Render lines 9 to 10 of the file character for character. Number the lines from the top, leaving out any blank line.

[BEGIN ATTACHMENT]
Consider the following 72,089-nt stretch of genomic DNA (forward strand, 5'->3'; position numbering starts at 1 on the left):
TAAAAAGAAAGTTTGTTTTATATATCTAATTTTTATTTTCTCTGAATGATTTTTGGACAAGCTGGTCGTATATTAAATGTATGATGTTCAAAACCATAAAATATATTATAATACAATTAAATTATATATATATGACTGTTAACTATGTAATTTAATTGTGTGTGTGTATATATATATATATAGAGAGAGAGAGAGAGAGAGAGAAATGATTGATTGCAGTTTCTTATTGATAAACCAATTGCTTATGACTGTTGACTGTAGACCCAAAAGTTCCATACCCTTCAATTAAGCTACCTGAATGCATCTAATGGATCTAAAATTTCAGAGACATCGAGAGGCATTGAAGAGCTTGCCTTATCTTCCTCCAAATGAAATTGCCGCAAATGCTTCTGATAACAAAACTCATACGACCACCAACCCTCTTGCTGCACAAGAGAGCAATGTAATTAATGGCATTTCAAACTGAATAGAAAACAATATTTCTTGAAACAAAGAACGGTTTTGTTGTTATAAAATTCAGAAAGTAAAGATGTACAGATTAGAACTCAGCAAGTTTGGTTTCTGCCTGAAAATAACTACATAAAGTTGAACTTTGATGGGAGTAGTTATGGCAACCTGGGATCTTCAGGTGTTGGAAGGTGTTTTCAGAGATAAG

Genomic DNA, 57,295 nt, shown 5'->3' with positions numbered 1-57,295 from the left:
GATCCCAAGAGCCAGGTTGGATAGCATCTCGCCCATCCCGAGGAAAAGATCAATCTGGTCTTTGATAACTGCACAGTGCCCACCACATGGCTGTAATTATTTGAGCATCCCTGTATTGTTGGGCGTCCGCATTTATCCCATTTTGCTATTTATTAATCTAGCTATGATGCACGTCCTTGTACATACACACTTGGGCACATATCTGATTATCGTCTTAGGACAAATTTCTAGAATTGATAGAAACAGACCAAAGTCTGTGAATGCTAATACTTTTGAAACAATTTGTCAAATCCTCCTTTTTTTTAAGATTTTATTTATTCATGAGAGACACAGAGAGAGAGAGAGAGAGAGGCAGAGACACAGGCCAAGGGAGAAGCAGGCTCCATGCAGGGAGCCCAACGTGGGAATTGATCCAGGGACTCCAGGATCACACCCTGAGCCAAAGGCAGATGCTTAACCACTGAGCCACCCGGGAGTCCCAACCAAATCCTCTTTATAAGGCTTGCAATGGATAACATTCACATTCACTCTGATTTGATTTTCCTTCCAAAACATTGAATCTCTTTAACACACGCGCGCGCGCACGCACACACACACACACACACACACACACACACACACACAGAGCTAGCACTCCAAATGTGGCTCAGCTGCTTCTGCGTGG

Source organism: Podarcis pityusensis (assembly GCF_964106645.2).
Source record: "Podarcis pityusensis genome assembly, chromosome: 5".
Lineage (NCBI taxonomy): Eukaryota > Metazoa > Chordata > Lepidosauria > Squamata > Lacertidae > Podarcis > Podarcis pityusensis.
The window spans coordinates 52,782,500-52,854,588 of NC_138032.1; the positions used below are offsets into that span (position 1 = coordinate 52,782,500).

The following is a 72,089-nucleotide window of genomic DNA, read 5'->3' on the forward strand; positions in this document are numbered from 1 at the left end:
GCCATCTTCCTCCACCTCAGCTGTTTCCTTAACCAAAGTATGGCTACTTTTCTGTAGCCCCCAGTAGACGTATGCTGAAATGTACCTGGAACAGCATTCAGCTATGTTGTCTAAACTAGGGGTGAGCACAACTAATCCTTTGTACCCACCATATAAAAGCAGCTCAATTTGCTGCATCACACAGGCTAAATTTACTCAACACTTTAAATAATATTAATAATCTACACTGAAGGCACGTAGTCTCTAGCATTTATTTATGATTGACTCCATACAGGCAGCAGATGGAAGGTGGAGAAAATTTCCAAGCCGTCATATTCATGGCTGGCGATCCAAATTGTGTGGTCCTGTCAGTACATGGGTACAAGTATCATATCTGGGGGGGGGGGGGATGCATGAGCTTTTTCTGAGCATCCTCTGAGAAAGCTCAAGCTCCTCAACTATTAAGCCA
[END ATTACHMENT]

The following is a 72,089-nucleotide window of genomic DNA, read 5'->3' on the forward strand; positions in this document are numbered from 1 at the left end:
GCCATCTTCCTCCACCTCAGCTGTTTCCTTAACCAAAGTATGGCTACTTTTCTGTAGCCCCCAGTAGACGTATGCTGAAATGTACCTGGAACAGCATTCAGCTATGTTGTCTAAACTAGGGGTGAGCACAACTAATCCTTTGTACCCACCATATAAAAGCAGCTCAATTTGCTGCATCACACAGGCTAAATTTACTCAACACTTTAAATAATATTAATAATCTACACTGAAGGCACGTAGTCTCTAGCATTTATTTATGATTGACTCCATACAGGCAGCAGATGGAAGGTGGAGAAAATTTCCAAGCCGTCATATTCATGGCTGGCGATCCAAATTGTGTGGTCCTGTCAGTACATGGGTACAAGTATCATATCTGGGGGGGGGGGGGATGCATGAGCTTTTTCTGAGCATCCTCTGAGAAAGCTCAAGCTCCTCAACTATTAAGCCA